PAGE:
The term "Enterprise IoT" refers to devices used in business and corporate settings. By 2019, it is estimated that the EIoT will account for 9.1 billion devices.[20]


Applicationes commercial[modificar | modificar fonte]

Medic e cura del sanitate[modificar | modificar fonte]

Le Internet de Objectos Medic (IdOM), (alsi appellate le internet del objectos del salute), es un application del IdO pro propositos correlate medic e de salute, le collection de datos e analyse pro recerca e surveliantia.


</ref> Internet-of-things devices additionally will benefit from the stateless address auto-configuration present in IPv6,[21] as it reduces the configuration overhead on the hosts,[22] and the IETF 6LoWPAN header compression. To a large extent, the future of the Internet of things will not be possible without the support of IPv6; and consequently, the global adoption of IPv6 in the coming years will be critical for the successful development of the IoT in the future.[23]

Application Layer[modificar | modificar fonte]

  • ADRC [24] defines an application layer protocol and supporting framework for implementing IoT applications.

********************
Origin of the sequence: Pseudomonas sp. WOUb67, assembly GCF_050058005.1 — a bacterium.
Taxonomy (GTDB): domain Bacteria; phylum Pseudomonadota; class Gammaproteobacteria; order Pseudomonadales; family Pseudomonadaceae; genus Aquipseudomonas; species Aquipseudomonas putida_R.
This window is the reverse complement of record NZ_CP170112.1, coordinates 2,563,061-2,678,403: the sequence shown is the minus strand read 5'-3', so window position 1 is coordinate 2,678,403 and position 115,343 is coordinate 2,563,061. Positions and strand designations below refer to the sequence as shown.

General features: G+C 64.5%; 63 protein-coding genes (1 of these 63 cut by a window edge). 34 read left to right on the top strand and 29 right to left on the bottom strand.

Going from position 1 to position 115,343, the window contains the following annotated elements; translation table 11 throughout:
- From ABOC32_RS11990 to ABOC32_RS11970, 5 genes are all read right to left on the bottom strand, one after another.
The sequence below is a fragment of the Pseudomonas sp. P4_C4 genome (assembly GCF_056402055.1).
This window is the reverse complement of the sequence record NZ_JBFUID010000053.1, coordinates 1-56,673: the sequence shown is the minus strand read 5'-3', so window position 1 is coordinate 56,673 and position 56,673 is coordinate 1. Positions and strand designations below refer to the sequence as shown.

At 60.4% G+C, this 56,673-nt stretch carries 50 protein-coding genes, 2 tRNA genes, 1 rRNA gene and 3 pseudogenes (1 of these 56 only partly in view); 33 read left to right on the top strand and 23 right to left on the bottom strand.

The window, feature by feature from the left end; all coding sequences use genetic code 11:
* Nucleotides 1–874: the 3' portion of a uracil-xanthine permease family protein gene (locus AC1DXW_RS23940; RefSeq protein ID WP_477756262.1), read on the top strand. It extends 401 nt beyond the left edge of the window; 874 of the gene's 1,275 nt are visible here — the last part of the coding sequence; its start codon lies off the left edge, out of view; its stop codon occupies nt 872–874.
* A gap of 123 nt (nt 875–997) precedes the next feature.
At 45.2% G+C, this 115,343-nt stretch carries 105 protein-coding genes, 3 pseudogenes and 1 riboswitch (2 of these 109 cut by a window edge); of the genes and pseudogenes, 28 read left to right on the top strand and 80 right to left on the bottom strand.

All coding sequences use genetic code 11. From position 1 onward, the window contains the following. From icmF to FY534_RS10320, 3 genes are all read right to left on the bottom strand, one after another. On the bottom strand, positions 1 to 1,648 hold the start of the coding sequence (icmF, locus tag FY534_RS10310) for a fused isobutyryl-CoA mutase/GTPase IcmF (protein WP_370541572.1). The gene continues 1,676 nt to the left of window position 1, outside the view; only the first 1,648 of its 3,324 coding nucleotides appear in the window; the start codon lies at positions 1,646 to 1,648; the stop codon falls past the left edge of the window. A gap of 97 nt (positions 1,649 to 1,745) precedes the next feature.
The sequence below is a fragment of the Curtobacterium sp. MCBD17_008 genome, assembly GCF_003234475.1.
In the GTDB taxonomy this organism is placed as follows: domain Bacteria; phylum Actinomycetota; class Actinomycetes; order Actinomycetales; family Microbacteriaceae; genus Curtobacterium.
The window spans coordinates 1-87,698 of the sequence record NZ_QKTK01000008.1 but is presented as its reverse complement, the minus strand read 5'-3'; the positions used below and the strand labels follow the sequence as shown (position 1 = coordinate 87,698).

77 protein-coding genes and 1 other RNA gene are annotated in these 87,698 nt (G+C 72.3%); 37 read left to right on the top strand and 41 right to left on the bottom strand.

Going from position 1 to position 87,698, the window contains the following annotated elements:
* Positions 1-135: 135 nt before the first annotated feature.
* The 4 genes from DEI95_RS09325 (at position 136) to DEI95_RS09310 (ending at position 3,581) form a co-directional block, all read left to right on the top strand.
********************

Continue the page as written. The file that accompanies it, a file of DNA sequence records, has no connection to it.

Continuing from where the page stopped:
Short-range wireless[modificar | modificar fonte]

Medium-range wireless[modificar | modificar fonte]

  • LTE-Advanced – High-speed communication specification for mobile networks. Provides enhancements to the LTE standard with extended coverage, higher throughput, and lower latency.
  • 5G - 5G wireless networks can be used to achieve the high communication requirements of the IoT and connect a large number of IoT devices, even when they are on the move.[25]

Long-range wireless[modificar | modificar fonte]

Wired[modificar | modificar fonte]

Standards and standards organizations[modificar | modificar fonte]

Patrono:Expand section This is a list of technical standards for the IoT, most of which are open standards, and the standards organizations that aspire to successfully setting them.[26][27]

Short name Long name Standards under development Other notes
Auto-ID Labs Auto Identification Center Networked RFID (radiofrequency identification) and emerging sensing technologies
EPCglobal Electronic Product code Technology Standards for adoption of EPC (Electronic Product Code) technology
FDA U.S. Food and Drug Administration UDI (Unique Device Identification) system for distinct identifiers for medical devices